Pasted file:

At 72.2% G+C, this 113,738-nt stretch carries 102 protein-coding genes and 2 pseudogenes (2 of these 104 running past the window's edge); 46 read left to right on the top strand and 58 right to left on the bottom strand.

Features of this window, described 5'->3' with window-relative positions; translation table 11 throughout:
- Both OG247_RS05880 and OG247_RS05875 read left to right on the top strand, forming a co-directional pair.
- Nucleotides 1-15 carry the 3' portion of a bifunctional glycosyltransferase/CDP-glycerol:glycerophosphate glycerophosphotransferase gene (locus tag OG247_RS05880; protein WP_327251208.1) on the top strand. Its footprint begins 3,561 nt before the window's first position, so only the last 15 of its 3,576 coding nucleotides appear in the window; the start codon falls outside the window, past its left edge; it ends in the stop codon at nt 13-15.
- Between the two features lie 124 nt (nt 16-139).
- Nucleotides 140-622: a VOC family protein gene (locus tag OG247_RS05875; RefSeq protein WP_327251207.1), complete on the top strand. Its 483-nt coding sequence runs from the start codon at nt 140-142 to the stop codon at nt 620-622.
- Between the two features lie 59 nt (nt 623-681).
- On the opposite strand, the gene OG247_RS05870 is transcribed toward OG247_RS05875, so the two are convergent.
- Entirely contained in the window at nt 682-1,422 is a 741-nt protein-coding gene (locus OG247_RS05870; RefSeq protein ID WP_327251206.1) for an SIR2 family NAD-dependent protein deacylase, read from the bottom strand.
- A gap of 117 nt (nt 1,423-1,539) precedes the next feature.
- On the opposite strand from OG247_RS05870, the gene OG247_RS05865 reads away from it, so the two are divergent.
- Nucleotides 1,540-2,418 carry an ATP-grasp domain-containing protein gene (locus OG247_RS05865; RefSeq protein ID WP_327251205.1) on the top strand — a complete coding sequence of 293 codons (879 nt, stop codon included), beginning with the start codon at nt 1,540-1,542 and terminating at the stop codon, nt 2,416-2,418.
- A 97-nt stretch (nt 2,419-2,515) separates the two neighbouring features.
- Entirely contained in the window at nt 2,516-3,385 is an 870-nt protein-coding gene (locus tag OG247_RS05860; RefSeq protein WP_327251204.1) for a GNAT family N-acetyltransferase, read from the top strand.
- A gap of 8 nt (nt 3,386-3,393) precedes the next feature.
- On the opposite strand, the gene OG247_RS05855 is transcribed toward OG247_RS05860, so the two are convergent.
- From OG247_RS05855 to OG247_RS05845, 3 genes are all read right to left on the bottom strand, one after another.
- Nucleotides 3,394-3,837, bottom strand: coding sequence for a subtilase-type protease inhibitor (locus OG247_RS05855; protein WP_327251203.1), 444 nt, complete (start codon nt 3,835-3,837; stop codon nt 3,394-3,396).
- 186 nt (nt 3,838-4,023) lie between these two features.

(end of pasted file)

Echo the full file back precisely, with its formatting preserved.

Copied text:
At 72.2% G+C, this 113,738-nt stretch carries 102 protein-coding genes and 2 pseudogenes (2 of these 104 running past the window's edge); 46 read left to right on the top strand and 58 right to left on the bottom strand.

Features of this window, described 5'->3' with window-relative positions; translation table 11 throughout:
- Both OG247_RS05880 and OG247_RS05875 read left to right on the top strand, forming a co-directional pair.
- Nucleotides 1-15 carry the 3' portion of a bifunctional glycosyltransferase/CDP-glycerol:glycerophosphate glycerophosphotransferase gene (locus tag OG247_RS05880; protein WP_327251208.1) on the top strand. Its footprint begins 3,561 nt before the window's first position, so only the last 15 of its 3,576 coding nucleotides appear in the window; the start codon falls outside the window, past its left edge; it ends in the stop codon at nt 13-15.
- Between the two features lie 124 nt (nt 16-139).
- Nucleotides 140-622: a VOC family protein gene (locus tag OG247_RS05875; RefSeq protein WP_327251207.1), complete on the top strand. Its 483-nt coding sequence runs from the start codon at nt 140-142 to the stop codon at nt 620-622.
- Between the two features lie 59 nt (nt 623-681).
- On the opposite strand, the gene OG247_RS05870 is transcribed toward OG247_RS05875, so the two are convergent.
- Entirely contained in the window at nt 682-1,422 is a 741-nt protein-coding gene (locus OG247_RS05870; RefSeq protein ID WP_327251206.1) for an SIR2 family NAD-dependent protein deacylase, read from the bottom strand.
- A gap of 117 nt (nt 1,423-1,539) precedes the next feature.
- On the opposite strand from OG247_RS05870, the gene OG247_RS05865 reads away from it, so the two are divergent.
- Nucleotides 1,540-2,418 carry an ATP-grasp domain-containing protein gene (locus OG247_RS05865; RefSeq protein ID WP_327251205.1) on the top strand — a complete coding sequence of 293 codons (879 nt, stop codon included), beginning with the start codon at nt 1,540-1,542 and terminating at the stop codon, nt 2,416-2,418.
- A 97-nt stretch (nt 2,419-2,515) separates the two neighbouring features.
- Entirely contained in the window at nt 2,516-3,385 is an 870-nt protein-coding gene (locus tag OG247_RS05860; RefSeq protein WP_327251204.1) for a GNAT family N-acetyltransferase, read from the top strand.
- A gap of 8 nt (nt 3,386-3,393) precedes the next feature.
- On the opposite strand, the gene OG247_RS05855 is transcribed toward OG247_RS05860, so the two are convergent.
- From OG247_RS05855 to OG247_RS05845, 3 genes are all read right to left on the bottom strand, one after another.
- Nucleotides 3,394-3,837, bottom strand: coding sequence for a subtilase-type protease inhibitor (locus OG247_RS05855; protein WP_327251203.1), 444 nt, complete (start codon nt 3,835-3,837; stop codon nt 3,394-3,396).
- 186 nt (nt 3,838-4,023) lie between these two features.